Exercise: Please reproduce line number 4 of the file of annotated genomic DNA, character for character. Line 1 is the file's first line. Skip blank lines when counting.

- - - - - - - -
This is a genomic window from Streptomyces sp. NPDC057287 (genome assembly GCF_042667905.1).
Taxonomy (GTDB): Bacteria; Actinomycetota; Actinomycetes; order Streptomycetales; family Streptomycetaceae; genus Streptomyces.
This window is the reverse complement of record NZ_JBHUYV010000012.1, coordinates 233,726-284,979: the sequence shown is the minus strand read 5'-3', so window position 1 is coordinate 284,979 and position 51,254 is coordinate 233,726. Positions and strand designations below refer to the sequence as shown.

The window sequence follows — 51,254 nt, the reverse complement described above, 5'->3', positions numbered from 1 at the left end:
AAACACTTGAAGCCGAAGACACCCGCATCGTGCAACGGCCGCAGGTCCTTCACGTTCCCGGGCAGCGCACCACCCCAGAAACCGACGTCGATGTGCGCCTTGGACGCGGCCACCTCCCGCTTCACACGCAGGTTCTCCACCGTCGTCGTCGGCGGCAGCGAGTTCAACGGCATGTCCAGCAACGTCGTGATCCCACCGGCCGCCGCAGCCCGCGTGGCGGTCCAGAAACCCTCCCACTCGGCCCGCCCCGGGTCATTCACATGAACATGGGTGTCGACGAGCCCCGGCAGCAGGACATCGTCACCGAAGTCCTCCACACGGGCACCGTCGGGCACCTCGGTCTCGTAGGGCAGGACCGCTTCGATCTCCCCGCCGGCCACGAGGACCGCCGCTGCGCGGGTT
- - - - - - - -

The window sequence follows — 51,254 nt, the reverse complement described above, 5'->3', positions numbered from 1 at the left end: